On a sunny day like today, I’d re-orient my 100W solar panel 2 to 3 times in the course of the day. I usually point the panel to the east before going to bed so that it’ll catch the morning rays, and I’ll move it to point due-south later in the morning. In the afternoon, I might move it one or two times as well. The general idea is to keep the panel pointed to within about 20 degrees of the sun, since that should give me over 94% of available light at all times.

Today, when I went to re-orient the panel a little after 3pm, I decided to get a couple of actual readings. I first checked the voltage of the whole system (charge controllers hooked up to battery array), and got 13.3 Volts. I then measured the current between the charge controller and battery array, with the solar panel in the noon position, and also in its optimal position at the time, which is about 45 degrees from the noon position. With the panel in the “noon position”, I got 3.85Amps, or 51.2 Watts. I then moved it to the 3pm position, and got 5.55Amps, or 73.82 Watts.

The verdict, I might say, is that yes, the tracker makes a significant difference. If the panel had been fixed pointing due south, by 3pm I would only be getting less than 70% of the power that I could be getting, and that number would rapidly diminish as the sun continued moving away. This would also be the case in the morning, when I would get significantly less power than is available for the first few hours of sunlight. And, as it turns out, the numbers fit my theoretical model fairly closely, since according to my theory, my panel should be outputting 70.07% of its maximum when pointed 45 degrees away, while the actual numbers I got today were 69.37% (also, the angular difference was approximate, though, in theory, the sun should move by 45 degrees between noon and 3pm).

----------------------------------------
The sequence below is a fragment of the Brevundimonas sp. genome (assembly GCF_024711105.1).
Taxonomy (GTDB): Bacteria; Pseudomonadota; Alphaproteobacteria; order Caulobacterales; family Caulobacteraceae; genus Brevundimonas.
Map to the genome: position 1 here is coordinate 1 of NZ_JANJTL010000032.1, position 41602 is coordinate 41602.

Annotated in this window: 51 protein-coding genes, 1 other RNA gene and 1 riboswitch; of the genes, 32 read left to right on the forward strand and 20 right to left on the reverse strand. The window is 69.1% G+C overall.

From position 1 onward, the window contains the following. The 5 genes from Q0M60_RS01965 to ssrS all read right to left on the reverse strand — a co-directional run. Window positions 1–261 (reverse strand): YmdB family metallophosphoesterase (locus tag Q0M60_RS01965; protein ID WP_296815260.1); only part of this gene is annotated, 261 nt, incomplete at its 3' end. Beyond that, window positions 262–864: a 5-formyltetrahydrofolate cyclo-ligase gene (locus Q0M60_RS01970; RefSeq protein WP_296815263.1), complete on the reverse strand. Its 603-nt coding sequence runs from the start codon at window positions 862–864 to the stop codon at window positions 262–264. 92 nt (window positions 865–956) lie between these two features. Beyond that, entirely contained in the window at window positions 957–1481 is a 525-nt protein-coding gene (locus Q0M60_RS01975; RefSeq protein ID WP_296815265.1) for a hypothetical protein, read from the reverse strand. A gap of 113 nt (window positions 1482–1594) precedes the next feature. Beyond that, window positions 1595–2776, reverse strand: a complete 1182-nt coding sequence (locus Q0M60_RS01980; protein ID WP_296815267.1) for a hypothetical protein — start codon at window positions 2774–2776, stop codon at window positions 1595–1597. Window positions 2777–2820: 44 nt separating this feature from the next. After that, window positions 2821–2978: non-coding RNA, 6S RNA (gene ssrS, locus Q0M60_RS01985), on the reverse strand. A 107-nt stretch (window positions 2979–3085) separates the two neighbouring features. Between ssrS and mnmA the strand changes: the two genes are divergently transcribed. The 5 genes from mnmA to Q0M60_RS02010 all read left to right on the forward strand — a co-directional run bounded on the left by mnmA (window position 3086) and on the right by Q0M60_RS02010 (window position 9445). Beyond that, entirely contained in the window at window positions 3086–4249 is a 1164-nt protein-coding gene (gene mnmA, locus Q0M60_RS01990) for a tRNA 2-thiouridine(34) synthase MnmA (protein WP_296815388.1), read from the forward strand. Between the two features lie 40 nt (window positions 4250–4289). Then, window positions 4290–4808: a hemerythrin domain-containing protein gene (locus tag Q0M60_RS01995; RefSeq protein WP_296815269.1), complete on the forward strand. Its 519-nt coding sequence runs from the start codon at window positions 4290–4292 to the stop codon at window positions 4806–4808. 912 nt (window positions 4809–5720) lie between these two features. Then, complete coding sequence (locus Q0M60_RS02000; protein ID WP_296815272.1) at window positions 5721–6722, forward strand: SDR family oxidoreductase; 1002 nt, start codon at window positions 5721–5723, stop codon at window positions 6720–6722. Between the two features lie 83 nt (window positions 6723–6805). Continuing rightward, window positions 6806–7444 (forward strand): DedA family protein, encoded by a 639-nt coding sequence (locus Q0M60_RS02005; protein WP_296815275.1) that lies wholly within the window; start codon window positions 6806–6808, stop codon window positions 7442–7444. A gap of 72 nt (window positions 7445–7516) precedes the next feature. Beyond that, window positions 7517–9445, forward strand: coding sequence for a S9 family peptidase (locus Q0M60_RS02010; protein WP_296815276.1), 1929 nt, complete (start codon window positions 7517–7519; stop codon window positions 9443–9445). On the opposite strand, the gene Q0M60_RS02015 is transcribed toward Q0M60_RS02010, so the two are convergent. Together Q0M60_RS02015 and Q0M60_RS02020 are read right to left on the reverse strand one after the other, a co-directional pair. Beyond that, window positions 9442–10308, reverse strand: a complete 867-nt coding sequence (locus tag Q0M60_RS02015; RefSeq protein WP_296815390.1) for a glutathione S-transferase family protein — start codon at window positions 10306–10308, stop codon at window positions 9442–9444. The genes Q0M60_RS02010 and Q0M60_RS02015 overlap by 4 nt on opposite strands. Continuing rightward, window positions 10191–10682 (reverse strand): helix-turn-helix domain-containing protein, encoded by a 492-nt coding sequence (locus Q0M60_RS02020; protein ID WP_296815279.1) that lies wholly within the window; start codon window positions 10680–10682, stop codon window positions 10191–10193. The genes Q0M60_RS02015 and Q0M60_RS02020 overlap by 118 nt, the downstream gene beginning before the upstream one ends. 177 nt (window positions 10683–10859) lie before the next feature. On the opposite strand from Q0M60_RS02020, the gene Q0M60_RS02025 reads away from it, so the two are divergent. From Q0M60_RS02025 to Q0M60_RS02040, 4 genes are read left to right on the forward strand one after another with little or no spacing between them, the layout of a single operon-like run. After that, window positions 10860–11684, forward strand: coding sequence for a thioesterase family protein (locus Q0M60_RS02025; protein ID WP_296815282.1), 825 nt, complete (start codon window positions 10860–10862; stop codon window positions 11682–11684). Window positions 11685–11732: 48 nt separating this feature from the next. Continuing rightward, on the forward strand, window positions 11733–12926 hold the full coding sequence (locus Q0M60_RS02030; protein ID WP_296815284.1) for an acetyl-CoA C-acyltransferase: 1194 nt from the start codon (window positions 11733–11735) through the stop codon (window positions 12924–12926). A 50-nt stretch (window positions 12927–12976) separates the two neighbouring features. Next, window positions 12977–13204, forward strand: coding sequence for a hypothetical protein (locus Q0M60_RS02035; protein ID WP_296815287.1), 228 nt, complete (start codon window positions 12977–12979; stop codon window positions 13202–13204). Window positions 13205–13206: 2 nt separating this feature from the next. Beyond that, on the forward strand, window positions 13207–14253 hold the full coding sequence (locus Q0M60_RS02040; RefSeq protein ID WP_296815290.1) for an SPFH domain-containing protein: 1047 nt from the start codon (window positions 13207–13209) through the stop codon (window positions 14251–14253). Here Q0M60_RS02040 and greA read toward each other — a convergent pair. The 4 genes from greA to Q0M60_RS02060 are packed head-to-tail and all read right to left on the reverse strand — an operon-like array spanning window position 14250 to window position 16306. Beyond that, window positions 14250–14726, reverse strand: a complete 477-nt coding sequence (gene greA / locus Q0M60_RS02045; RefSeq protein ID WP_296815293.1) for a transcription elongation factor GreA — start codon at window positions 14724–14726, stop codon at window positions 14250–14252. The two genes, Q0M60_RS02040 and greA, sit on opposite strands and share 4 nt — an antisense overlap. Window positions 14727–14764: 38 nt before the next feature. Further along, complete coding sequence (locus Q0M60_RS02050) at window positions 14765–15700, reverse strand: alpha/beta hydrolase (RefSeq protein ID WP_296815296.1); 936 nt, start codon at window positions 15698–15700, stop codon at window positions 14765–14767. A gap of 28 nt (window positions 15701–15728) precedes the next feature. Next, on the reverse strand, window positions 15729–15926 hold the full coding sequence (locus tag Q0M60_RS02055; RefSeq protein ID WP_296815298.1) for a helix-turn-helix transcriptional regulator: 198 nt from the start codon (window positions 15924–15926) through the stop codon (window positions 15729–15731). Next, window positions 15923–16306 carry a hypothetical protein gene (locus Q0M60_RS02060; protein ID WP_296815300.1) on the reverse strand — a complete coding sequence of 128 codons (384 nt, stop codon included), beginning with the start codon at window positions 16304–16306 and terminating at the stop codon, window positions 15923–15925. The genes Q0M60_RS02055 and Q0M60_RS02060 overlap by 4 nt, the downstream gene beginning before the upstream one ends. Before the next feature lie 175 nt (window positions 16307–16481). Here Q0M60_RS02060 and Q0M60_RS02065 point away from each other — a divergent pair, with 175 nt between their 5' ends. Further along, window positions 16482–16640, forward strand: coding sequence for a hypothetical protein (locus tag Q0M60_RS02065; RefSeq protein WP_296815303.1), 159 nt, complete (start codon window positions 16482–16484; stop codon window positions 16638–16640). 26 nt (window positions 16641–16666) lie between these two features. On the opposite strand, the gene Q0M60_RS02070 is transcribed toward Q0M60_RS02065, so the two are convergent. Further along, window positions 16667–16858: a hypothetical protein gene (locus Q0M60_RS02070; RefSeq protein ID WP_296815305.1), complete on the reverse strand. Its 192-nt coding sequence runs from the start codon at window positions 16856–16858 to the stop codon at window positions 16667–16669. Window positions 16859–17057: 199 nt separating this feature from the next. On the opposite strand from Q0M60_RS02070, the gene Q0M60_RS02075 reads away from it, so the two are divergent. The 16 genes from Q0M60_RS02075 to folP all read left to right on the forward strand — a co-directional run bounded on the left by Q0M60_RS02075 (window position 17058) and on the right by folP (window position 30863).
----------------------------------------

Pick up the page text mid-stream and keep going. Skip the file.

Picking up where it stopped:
One thing to note, however, is that these results were obtained with my monocrystalline panel, which work best in direct sunlight. Thin-film panels, including amorhpous silicone panels, supposedly get more power from ambient light, so they may be less sensitive to orientation, though this is another hypothesis I’ll need to test with my 45Watt amorphous panels sometime.

Another question I got about the tracker was the effectiveness of the “manual” nature of the tracker. Wouldn’t an automatic tracker that constantly aligned the panel with the sun be more effective? Well, yes. But, to get 90% of available energy, the panel can be off by as much as 25 degrees in one axis (arccosine(0.9)). Or, at any given time, if I point the tracker 25 degrees ahead of where the sun actually is, the sun could move through a 50 degree arc and I would still be getting over 90% the whole time. Since it takes the sun over 3 hours to arc through 50 degrees, even manually moving a tracker every 3 hours will ensure that my panel gets 90-100% of available light at all times. So, an automatic tracker with all its complexity only gets maybe 5% more power than a manual tracker that’s re-oriented every 3 hours.

Food for a month

I’m down to my last few days before starting Project 31. I’ll be going on what will likely be my last supply run on Monday. I’d originally planned on “starting” Project 31 three days before the official Day Zero, so that I have a few days during which I could still leave if I think of anything missing. But, if current weather forecasts are accurate, I may be snowed in after Monday, so whatever I get on that run might end up being all I’ll have for a month.

Fortunately, I’ve got all my gear, so I’m down to just picking up a few odds and ends at the hardware store, then going on a big grocery trip to buy a month’s worth of food. This is easier said than done, as I’ve never planned a grocery list to last me a month. In fact, I don’t really even plan a week at a time, because I know I can go to town if I need more (though, generally, I buy enough fresh provisions to last me 5-7 days, and have weeks’ worth of non-perishables as backup).